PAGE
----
In this book he discusses his lifelong devotion to curiosity. He has “curiosity conversations” with well-known people from varying backgrounds. He is at heart a story teller. Brian Grazer says: “Curiosity motivates us to explore and discover. Storytelling allows us to share the knowledge and excitement of what we’ve figured out. And that storytelling in turn inspires curiosity in the people to whom we’re talking.” [Page 82]

This got me thinking about family historians. The main reason we get involved in researching our family history is curiosity. We are curious about our past, our family, the unknowns that are directly connected to who we are. If you don’t have curiosity I don’t think you would ever start on the path of researching your family history.

Many family historians take this a step further. We find a person who has no connection to us but our curiosity pushes us to learn more about them. We find a piece of ephemera, a newspaper article, a lonely tombstone and we want to learn more. Curiosity pushes us to tell the story of these apparently lonely items and the people attached to them. We can take it a step further and try to reunite found items with living family members.

Brian Grazer says: “The vividness of someone’s personality and energy really only comes alive when you shake hands and look them in the eye. When you hear them tell a story. That has a real emotional power for me, and a real staying power. It’s learning without being taught, it’s learning through storytelling.” [Page 90]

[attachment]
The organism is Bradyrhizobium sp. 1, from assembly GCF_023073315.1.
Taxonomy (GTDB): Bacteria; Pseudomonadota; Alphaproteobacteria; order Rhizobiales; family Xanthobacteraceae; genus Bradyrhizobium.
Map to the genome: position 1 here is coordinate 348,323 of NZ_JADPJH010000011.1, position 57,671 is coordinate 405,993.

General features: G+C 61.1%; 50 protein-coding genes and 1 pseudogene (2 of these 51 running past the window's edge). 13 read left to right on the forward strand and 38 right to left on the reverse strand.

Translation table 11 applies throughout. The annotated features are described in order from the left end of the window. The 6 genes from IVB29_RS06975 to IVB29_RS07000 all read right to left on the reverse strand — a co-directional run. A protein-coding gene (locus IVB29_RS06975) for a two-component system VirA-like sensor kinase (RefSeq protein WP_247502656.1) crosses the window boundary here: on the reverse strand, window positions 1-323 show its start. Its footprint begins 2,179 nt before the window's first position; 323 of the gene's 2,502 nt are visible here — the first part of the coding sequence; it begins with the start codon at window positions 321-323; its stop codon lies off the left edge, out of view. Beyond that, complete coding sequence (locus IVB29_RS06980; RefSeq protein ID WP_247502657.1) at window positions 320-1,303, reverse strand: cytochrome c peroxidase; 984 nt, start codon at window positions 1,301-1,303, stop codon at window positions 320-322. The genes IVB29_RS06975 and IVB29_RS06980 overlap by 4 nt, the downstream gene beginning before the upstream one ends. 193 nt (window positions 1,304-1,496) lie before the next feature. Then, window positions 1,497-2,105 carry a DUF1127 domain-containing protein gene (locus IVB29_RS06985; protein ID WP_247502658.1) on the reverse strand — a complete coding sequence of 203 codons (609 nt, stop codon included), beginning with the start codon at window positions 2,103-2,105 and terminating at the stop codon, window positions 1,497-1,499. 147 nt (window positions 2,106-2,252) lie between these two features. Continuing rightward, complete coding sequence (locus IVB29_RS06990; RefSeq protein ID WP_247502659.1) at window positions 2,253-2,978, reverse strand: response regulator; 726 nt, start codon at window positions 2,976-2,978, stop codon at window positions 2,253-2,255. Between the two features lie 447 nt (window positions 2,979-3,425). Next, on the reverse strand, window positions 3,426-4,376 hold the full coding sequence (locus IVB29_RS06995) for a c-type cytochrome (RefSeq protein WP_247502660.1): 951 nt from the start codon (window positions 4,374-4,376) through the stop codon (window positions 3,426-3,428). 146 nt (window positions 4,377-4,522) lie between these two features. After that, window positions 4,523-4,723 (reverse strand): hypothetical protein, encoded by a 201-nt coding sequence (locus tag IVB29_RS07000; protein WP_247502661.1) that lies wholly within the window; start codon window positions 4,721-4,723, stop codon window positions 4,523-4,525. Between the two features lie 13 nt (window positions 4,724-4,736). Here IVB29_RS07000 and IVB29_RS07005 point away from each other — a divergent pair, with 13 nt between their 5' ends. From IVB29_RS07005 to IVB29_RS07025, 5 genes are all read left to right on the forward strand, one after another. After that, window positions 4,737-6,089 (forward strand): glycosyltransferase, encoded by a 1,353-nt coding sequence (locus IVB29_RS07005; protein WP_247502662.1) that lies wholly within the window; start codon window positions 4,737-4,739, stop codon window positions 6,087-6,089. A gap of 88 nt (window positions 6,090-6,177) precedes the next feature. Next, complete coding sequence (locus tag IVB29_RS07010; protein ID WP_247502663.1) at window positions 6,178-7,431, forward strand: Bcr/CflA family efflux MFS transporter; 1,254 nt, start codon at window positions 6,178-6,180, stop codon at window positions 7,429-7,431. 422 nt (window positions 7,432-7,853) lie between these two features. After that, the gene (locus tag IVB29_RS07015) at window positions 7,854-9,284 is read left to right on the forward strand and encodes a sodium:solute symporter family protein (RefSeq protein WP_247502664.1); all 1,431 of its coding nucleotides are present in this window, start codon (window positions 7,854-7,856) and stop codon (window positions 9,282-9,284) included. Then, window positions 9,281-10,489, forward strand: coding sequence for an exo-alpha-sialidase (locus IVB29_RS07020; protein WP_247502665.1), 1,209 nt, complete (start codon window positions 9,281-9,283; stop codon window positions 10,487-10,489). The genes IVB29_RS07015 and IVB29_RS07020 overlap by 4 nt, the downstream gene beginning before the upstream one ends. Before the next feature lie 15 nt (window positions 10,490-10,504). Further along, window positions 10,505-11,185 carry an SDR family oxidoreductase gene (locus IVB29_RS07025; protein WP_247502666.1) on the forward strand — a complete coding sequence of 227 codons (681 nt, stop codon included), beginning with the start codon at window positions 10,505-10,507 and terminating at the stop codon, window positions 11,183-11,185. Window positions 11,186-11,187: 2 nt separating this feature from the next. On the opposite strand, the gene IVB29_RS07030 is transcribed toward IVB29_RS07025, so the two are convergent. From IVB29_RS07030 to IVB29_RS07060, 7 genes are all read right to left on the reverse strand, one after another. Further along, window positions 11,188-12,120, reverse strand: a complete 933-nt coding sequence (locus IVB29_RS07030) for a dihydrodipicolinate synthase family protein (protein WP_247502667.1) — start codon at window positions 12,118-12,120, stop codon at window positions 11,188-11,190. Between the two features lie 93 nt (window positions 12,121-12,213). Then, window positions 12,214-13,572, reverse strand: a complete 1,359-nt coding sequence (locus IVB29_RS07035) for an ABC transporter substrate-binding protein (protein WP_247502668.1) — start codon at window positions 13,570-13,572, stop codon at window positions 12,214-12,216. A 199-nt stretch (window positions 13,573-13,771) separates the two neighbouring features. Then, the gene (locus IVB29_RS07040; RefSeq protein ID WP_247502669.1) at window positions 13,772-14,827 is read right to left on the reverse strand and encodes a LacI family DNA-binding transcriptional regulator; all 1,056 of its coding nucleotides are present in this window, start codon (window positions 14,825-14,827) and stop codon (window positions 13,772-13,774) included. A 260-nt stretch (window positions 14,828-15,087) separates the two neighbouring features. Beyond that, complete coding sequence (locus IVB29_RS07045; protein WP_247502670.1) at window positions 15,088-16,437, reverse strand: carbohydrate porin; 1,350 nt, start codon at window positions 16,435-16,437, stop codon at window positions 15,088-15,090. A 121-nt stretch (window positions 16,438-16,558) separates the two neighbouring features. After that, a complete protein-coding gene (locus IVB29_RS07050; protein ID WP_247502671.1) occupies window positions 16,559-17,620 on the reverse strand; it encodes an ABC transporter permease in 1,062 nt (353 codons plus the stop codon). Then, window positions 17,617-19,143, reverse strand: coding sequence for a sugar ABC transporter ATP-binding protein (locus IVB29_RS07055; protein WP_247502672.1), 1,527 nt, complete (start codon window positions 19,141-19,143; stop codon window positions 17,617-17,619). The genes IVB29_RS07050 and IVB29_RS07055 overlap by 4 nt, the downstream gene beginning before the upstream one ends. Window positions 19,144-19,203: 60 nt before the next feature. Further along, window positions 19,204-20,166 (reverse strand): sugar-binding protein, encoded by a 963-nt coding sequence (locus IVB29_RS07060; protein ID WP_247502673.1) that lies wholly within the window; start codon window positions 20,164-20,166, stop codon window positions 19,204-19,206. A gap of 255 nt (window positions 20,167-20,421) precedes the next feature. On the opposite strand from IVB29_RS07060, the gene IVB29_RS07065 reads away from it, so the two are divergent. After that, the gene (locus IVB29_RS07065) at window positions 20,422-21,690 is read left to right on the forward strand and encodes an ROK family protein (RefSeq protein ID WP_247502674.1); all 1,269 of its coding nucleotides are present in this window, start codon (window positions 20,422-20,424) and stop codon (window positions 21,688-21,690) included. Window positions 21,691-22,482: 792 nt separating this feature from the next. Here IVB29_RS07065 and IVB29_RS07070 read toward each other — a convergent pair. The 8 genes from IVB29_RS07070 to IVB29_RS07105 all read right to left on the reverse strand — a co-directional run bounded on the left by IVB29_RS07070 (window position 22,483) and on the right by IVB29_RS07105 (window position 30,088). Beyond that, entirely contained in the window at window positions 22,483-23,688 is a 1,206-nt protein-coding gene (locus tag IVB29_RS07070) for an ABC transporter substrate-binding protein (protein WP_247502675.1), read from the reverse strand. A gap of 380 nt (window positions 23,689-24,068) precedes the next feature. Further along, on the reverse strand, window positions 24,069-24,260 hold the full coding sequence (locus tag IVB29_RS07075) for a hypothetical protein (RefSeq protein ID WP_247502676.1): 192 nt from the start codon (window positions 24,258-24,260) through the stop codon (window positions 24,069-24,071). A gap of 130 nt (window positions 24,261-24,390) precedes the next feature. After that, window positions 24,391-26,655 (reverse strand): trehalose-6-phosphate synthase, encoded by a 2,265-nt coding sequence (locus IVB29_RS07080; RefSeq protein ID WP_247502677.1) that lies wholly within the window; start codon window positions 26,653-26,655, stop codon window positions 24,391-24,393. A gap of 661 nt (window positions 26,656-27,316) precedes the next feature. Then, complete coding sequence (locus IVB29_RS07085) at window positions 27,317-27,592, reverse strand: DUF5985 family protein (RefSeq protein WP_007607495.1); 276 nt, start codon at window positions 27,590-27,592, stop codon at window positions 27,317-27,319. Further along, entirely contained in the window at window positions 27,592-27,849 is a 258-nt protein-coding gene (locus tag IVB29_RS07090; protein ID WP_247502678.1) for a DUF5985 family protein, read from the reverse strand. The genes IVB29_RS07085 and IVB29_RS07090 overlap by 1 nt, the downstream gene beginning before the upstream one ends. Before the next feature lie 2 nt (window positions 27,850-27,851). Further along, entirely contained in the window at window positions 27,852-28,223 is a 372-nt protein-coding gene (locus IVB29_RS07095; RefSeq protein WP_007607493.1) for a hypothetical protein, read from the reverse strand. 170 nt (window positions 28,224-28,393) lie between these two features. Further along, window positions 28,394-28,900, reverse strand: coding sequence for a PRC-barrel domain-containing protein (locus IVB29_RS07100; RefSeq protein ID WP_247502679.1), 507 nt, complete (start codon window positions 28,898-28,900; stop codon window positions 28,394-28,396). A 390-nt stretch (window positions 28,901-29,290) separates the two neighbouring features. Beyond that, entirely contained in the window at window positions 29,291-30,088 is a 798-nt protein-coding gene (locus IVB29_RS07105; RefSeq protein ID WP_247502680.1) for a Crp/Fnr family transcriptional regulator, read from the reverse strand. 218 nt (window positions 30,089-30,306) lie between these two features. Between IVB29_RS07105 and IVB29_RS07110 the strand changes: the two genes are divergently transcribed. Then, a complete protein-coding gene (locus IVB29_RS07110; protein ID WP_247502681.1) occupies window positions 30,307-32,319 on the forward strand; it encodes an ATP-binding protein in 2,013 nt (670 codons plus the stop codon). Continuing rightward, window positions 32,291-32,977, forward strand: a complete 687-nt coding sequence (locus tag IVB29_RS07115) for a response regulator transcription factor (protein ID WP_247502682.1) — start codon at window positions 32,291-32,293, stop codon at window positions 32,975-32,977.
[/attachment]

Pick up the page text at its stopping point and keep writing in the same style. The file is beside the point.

This is another part of family history. We interview and connect with the generations before us. They could be parents, grandparents, aunts, uncles or cousins, no matter how distant. We meet with them, connect with them, we look in their eyes and see a part of our own story. They may have parts of the story that we are unfamiliar with and the sharing of the story connects us.

He also says: “…the curiosity is all about the story. What’s the story of your life, and how are you hoping that money or a new hairstyle will help you shape that story and help you share it.” [Page 94] Now as family historians we are not worried too much about a new hairstyle. We may worry about money so that we can pay for the documentation to help us further our research.

Isn’t family history all about the story, our story? Isn’t it the goal of family historians to write our family story? We want to share that story with other family members. Our aim is to have our ancestors honoured and remembered by future generations.